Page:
I could go on and on about instances of bad dialogue and out of character moments such as these. However I hope this at least gives you a vague picture of what you'll find in this book. If I loved 40k any less than I do, I'd have skipped the book. That said, there are some decent big reveals that I'd say make it neccesary to soldier through reading this novel. Hope the next one is a return to form. Should honestly just give the series to Guy Hayley lol.

13 people found this helpful

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  • Amazon Customer
  • 2020-08-02

In response to critics, or “Saturnine is delightful”

First my review, then my responses to the criticisms of other reviewers with spoilers.

Once again, there’s about 80 pounds of grox here in a 20 pound grox bag. That said, this was my favorite of the Siege of Terra novels so far. At this point in the siege, all of the characters are feeling the pressure, all characters are feeling the absurdity, and it all just goes a bit odd. I love that because it makes them all a bit more human and relatable. The traitor marines are cold and distant. Their primarchs are obsessive madmen. The loyalist marines are hunkering down and digging deep together. Their primarchs are all starting to crack a bit under the strain. Meanwhile the imperial army are dong what they do, but their reasons are changing, a new identity is forming. And in the background, HERE COMES RHE INQUISITION! We are seeing the foundations of 40k subtly spun out.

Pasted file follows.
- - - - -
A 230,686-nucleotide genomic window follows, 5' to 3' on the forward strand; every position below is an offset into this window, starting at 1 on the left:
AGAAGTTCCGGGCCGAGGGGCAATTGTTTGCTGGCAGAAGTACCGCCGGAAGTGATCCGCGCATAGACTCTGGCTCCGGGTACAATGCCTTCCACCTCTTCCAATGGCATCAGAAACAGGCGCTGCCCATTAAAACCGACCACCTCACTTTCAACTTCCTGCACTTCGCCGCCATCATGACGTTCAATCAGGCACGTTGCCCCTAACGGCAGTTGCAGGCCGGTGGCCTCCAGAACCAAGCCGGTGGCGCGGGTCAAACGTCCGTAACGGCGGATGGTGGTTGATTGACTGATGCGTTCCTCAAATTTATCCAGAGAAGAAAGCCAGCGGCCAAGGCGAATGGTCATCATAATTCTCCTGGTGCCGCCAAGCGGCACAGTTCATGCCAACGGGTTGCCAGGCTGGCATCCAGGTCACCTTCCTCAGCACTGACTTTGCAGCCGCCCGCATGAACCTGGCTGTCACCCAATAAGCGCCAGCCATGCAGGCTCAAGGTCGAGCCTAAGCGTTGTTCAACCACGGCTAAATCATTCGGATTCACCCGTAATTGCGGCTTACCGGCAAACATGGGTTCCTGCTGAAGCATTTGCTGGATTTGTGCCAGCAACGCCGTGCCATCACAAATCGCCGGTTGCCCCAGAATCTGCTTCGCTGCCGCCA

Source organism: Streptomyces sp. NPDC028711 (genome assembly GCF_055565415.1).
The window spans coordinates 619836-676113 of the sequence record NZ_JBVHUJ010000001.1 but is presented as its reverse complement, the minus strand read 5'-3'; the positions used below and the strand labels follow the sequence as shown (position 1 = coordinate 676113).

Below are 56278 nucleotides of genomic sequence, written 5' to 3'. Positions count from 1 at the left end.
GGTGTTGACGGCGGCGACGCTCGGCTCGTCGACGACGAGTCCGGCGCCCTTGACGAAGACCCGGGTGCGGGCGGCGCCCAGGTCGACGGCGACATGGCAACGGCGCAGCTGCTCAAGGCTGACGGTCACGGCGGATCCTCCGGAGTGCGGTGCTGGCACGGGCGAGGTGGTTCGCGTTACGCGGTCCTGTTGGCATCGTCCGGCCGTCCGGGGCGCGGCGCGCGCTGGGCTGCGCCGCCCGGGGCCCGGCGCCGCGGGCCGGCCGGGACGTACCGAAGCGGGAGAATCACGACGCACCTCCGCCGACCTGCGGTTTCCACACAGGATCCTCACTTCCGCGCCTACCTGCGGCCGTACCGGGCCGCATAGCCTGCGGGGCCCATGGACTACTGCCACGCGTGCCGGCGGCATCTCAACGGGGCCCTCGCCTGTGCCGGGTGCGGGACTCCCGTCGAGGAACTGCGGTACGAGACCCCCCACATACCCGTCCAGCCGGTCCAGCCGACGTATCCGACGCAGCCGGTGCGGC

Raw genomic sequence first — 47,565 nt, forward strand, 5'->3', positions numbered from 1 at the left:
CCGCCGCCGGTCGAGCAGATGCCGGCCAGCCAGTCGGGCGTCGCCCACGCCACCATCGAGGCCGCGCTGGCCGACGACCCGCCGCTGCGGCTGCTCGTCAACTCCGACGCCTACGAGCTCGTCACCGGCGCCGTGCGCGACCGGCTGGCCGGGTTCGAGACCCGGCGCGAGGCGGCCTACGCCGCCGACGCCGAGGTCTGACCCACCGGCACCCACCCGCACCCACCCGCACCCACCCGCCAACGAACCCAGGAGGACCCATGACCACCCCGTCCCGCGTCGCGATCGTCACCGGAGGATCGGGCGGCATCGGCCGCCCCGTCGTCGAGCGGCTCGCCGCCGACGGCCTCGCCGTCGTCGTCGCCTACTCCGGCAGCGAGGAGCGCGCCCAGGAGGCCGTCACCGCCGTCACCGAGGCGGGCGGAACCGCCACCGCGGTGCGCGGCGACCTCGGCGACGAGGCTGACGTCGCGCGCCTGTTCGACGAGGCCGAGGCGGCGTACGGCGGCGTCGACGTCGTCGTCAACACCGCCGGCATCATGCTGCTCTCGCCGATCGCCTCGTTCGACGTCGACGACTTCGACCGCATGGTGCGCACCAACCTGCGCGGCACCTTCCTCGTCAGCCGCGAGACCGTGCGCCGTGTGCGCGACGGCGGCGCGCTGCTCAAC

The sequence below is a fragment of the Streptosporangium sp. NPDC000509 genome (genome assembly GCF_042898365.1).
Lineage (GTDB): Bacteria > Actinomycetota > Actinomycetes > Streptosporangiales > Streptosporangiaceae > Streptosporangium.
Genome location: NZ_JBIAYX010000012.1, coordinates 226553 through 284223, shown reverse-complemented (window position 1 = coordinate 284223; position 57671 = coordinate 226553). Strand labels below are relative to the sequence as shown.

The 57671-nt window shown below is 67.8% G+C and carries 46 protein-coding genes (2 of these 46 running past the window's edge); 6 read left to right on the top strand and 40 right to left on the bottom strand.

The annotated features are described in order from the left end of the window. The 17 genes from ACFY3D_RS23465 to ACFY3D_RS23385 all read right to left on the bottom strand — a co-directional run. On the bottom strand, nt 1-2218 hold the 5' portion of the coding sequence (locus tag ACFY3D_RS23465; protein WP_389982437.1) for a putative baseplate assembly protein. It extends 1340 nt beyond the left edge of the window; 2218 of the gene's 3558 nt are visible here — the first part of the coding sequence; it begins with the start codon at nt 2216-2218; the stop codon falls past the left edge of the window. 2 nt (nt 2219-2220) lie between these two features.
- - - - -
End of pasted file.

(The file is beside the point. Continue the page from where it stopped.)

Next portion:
*****
WARNING!! HERE BE SPOILERS!!

First, general critiques of critiques:
1. Sh*t: folks say it a lot in this novel. On a second listening, I think it was mostly confined to the traitor astartes and humans. I’d say that’s intentional. It’s showing the degradation of the traitors as they become more corrupted by chaos. They’re more sullied and twisted, less of the starch-a**ed goodies they used to be. Besides, if you didn’t smile when you heard Perturabo described as “happy as a grox in sh*t”, you’re taking this far too seriously.